Rising use of industrial robots in China will revolutionize global production chain

By Wang Jiamei Source:Global Times Published: 2017/8/27 20:03:39

It was supposed to be Southeast Asia and Africa that would replace China as low-end manufacturers in the global value chain, yet the rise of robots in China's factories raises doubts that this will actually happen.

Manufacturers have reportedly been moving fast to replace humans with robots along China's southern coastline, driven by the country's rising labor costs and declining demographic dividend. From 2013-15, China was the largest market for industrial robots each year, according to a report from the Financial Times in June 2016.

Moreover, a report from IDC Manufacturing Insights showed in October 2016 that robotic applications are expected to accelerate over the next two years, with the adoption rate of robotics in China's manufacturing sector jumping 150 percent by 2018.

The automation trend is so robust in China that some worry it may threaten factories in Southeast Asia and Africa where low-end Chinese producers like shoemakers have been moving in recent years.

But the far-reaching technological upgrading that is required for universal application of robots in China's manufacturing sector won't happen in the short term. It's not enough to just buy robots: Chinese manufacturers also need economic incentives and technological development to use them effectively in place of humans.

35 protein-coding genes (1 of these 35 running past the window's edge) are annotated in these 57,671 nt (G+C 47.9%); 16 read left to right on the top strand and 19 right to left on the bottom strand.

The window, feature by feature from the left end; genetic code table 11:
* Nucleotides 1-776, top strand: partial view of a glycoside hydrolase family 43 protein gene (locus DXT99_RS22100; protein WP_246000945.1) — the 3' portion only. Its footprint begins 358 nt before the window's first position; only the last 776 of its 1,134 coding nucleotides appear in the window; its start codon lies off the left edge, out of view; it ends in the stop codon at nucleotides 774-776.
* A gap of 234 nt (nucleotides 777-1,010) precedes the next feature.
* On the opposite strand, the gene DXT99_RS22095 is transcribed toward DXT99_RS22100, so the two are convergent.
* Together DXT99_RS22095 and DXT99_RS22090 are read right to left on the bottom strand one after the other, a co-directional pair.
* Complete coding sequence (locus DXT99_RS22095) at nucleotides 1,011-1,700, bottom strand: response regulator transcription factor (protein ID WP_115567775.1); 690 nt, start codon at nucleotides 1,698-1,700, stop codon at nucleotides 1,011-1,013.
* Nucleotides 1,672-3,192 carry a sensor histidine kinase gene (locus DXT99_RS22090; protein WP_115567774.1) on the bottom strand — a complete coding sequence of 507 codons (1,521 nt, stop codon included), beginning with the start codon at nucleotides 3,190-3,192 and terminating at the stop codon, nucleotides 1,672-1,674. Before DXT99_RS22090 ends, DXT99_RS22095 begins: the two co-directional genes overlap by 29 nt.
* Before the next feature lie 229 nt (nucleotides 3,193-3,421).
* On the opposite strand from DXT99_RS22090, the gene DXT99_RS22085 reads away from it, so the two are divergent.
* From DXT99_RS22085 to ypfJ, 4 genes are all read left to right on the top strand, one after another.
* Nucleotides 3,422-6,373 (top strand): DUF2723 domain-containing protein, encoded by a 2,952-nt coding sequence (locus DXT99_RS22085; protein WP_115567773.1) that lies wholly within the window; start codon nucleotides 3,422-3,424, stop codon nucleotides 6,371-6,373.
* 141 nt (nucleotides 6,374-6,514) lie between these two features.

The Financial Times report also noted that China has 36 robots for every 10,000 manufacturing workers, much lower than 292 in Germany, 314 in Japan and 478 in South Korea.

In this sense, China's robotic revolution is unlikely to affect the shift of low-end manufacturing to emerging markets in the short term.

Yet, in the long run, mass adoption of industrial robots in China will surely have an impact on the global value chain, revolutionizing labor-intensive sectors in particular. Southeast Asia and Africa, which have so far received most of the low-end manufacturing activity that is moving out of China, may bear the brunt of the trend.

Chinese companies that mainly focus on the domestic market may reshore jobs to China. But the impact on emerging markets could be limited if most Chinese manufacturers are highly globalized by that point. In the era of automated manufacturing, highly globalized companies may set up factories wherever their markets are. The local policy environment, the potential of nearby markets and raw material supplies will be more decisive than labor costs.

The author is a reporter with the Global Times. bizopinion@globaltimes.com.cn



Posted in: EYE ON THE ECONOMY

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